Three Ways NOT to Set New Year’s Resolutions

Well it’s that time of year again when New Year’s resolutions abound. If you remember my blog post ( this time last year, you’ll recall we talked about setting intentions instead of resolutions. Rereading what I wrote last year (past me made some great points), I found myself getting caught up in the sway of the “oh-my-gosh-what-have- I-been-doing time to set resolutions,” and thought I’d share a few (hopefully humorous) things NOT to do when you are setting your intentions for the coming year.

1) Sit down like a week before the new year hits (or you know the week after) and try to plan out your entire year all at once. Be sure to spend extra time setting lots of (un)realistic expectations (like the idea that you’ll be able to do oh about 10 million things).

2) Take all the things you want to change or new habits you want to build and be sure to try to change them all at once. Want to meditate and exercise daily, wake up earlier, read more, eat healthier, drink more water and 10 other things? Definitely change them all at once as a surefire guarantee that you’ll be able to keep up all your changes and won’t burn out.

3) If you fall short of any of your resolutions, be sure to be really hard on yourself for falling short of your totally “realistic” and manageable goals and expectations.

Jokes aside, there is a reason why gym memberships and attendance go way up in January and then die off later in the year only to pick up again around New Year. The biggest thing that I want to apply this year is to not get overwhelmed by the multitude of items on my to do lists (that’s right lists plural – am I the only person whose to do lists seem to multiply overnight lol?) or all the great habits that I want to build and just pick a few top priorities each day and really make them count. Asking myself and evaluating what do I truly need to focus on and what is just a time waster. And on the habit front, picking one thing at a time. For instance, if I want to build a habit of daily meditation, exercise, and journaling in the morning, I might choose to focus on just one of those to start so that I can get in the groove of that routine before adding another half dozen things ….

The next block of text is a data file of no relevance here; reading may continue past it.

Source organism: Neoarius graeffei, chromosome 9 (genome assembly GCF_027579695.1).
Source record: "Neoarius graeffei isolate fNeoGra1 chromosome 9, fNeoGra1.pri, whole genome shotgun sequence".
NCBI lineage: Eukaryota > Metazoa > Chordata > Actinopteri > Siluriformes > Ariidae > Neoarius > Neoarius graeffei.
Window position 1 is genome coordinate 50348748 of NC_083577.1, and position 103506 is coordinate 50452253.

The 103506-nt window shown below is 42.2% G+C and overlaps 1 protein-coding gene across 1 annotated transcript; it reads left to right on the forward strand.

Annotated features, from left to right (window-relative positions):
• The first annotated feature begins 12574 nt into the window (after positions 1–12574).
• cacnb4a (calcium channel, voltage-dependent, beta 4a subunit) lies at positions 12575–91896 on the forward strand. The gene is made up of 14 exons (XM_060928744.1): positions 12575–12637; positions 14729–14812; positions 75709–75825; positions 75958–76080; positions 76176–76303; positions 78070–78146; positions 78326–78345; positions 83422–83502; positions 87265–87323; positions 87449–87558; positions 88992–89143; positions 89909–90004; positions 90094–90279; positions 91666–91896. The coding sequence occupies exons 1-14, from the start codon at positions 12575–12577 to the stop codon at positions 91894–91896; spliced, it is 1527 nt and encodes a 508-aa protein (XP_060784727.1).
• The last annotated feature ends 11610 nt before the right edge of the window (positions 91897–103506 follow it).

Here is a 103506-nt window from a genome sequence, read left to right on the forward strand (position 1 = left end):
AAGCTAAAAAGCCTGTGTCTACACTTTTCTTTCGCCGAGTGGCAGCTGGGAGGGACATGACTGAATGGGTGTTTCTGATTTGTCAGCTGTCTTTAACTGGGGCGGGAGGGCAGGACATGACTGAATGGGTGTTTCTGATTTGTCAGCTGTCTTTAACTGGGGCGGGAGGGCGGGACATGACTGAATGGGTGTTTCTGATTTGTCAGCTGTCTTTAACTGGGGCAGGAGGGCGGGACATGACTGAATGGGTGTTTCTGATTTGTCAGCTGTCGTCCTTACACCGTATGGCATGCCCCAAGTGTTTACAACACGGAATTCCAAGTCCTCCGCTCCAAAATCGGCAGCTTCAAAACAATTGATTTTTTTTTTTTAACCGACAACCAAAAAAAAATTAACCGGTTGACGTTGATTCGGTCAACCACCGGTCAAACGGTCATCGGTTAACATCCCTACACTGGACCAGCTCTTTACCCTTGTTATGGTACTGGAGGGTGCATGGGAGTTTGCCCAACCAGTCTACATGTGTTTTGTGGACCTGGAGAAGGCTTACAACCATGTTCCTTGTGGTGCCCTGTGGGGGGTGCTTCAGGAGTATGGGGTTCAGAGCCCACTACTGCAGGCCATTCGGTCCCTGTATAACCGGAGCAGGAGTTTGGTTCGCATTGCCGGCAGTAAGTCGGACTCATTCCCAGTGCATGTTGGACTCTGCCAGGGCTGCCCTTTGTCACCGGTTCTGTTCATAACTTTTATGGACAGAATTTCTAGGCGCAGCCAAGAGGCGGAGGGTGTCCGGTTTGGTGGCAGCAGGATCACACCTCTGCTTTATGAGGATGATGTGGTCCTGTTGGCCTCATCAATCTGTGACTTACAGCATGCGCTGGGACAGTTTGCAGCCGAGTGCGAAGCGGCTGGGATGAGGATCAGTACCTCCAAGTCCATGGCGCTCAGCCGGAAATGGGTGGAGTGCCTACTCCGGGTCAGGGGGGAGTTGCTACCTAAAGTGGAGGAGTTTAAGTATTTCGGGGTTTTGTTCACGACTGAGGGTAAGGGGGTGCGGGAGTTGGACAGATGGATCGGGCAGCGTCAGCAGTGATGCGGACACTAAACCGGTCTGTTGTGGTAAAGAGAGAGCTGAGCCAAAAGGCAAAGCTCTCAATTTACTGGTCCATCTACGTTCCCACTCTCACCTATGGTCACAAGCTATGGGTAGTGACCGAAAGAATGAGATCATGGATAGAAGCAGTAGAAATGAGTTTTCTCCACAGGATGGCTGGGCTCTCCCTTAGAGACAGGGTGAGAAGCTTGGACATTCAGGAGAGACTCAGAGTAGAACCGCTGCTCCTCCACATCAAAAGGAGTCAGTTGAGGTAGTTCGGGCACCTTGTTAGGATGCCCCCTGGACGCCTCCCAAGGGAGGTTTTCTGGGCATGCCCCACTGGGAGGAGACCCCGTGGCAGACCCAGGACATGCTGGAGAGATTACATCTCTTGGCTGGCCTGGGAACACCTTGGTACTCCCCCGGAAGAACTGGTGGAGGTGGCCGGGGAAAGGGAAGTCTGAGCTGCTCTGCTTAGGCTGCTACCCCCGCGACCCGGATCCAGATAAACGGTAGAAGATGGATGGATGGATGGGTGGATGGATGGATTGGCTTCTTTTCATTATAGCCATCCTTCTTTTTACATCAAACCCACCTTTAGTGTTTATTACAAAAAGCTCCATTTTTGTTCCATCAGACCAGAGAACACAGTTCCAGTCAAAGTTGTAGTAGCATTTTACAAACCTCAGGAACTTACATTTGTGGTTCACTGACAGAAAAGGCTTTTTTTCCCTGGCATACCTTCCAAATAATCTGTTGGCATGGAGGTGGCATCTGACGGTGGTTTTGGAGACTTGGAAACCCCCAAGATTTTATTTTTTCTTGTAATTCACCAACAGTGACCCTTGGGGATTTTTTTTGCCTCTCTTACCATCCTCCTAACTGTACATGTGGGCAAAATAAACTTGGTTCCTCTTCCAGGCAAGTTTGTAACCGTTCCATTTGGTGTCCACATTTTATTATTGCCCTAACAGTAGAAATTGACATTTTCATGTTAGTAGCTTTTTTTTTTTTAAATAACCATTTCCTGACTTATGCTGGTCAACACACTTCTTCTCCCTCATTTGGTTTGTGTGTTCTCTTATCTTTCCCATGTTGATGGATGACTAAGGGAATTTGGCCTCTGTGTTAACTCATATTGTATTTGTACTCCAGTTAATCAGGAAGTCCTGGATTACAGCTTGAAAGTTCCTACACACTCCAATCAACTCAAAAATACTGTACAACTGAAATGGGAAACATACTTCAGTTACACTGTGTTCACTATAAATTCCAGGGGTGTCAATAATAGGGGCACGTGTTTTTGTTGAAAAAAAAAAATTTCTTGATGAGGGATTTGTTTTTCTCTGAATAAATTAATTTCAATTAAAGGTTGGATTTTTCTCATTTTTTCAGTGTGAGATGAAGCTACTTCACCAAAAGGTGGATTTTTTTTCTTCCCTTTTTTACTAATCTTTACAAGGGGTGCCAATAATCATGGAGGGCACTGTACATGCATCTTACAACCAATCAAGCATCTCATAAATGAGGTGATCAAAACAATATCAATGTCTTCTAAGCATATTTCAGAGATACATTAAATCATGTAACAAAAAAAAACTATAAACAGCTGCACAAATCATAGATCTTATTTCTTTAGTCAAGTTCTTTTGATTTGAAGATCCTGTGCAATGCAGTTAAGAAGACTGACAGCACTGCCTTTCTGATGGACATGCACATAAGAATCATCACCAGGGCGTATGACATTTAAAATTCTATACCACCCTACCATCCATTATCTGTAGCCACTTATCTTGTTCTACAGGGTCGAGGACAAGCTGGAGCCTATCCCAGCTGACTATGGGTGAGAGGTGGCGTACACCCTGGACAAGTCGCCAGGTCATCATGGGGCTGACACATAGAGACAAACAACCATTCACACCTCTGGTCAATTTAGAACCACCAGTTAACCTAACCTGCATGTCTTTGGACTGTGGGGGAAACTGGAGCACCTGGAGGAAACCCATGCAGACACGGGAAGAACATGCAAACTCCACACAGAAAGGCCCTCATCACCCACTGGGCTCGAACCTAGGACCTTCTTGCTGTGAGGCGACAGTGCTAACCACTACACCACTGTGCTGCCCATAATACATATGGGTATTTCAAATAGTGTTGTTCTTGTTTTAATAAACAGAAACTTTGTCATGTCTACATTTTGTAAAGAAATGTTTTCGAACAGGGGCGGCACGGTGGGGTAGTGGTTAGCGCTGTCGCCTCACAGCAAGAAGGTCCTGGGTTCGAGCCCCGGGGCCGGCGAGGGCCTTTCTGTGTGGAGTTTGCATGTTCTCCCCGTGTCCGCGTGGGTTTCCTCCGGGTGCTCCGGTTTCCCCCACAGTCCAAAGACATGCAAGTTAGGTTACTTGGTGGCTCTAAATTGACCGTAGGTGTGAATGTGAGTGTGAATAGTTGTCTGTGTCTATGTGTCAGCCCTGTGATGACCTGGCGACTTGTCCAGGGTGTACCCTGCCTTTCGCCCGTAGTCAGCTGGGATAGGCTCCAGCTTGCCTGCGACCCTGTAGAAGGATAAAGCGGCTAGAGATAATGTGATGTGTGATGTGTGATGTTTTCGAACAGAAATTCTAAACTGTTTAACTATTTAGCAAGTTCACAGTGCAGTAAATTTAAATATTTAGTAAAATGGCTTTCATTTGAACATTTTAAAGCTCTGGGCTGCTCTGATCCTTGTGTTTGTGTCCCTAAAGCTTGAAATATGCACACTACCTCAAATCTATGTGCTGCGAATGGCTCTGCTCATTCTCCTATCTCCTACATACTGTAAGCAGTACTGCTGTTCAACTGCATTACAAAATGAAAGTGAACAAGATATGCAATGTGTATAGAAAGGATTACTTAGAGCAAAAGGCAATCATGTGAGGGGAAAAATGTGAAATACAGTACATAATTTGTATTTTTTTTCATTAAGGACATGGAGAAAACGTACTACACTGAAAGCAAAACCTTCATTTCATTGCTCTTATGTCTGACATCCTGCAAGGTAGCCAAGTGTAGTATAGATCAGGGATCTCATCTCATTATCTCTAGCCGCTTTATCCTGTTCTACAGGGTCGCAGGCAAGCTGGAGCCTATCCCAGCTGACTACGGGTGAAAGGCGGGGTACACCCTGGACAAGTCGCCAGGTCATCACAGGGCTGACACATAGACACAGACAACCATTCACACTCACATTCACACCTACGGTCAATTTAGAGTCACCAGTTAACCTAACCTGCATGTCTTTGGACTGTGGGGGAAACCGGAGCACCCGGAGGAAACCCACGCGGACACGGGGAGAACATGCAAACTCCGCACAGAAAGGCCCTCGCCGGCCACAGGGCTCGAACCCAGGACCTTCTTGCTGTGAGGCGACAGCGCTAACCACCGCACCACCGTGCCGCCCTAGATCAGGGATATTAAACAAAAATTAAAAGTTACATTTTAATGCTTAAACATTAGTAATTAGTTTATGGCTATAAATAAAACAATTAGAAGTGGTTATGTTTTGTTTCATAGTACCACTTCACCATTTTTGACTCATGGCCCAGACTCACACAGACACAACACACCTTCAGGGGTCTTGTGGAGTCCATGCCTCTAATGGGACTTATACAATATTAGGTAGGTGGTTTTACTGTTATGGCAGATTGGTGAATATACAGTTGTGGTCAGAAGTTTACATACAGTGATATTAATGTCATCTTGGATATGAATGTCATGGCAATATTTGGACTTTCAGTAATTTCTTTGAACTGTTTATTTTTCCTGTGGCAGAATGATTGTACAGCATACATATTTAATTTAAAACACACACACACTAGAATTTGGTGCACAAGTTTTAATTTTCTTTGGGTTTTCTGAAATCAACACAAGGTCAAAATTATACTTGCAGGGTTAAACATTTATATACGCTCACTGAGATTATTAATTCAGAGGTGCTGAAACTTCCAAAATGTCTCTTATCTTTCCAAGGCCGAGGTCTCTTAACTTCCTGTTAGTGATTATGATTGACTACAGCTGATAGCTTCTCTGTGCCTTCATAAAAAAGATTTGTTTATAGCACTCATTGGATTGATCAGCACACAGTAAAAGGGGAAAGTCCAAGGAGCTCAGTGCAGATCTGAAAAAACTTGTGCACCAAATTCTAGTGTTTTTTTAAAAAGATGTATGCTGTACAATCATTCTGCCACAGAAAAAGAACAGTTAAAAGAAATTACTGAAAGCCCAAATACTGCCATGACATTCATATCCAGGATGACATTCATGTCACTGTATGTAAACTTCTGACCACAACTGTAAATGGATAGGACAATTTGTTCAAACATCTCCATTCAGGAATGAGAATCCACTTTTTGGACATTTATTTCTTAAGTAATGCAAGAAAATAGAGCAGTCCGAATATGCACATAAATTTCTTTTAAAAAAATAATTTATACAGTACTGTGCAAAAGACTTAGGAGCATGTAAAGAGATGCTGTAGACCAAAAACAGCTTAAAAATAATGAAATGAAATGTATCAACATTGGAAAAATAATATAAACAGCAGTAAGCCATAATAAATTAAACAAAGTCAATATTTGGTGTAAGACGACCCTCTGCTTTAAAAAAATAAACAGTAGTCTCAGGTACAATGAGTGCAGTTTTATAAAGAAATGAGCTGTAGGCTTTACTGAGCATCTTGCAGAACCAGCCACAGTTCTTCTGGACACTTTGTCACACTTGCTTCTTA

Now, of course, sometimes it can be nice to get a jumpstart, like setting myself a 10-day challenge. For instance, throughout the year, I like to do 10-day clean eating “shreds” that involve adding more good things (including sleep, meditation and exercise) and shredding the bad. In this type of 10-day challenge I am changing more than one thing at a time, but because it is only for 10 days, it is a lot more manageable than trying to change several things at once with no “end date.” What’s great is that at the end of the 10 days, I will find myself actually able to maintain many of those healthy new habits (until of course something takes me of course and the cycle begins again haha).

Revisit your goals and intentions often, and, above all else, remember that you’re human, not perfect, and be compassionate to yourself. We can only do the best we can each day and each moment and that best will be different from one day to the next depending on different external and internal factors (your energy level, external work loads and stressors, etc.).

What are some ways you like to set New Year’s intentions that you will actually stick with?

%d bloggers like this:
search previous next tag category expand menu location phone mail time cart zoom edit close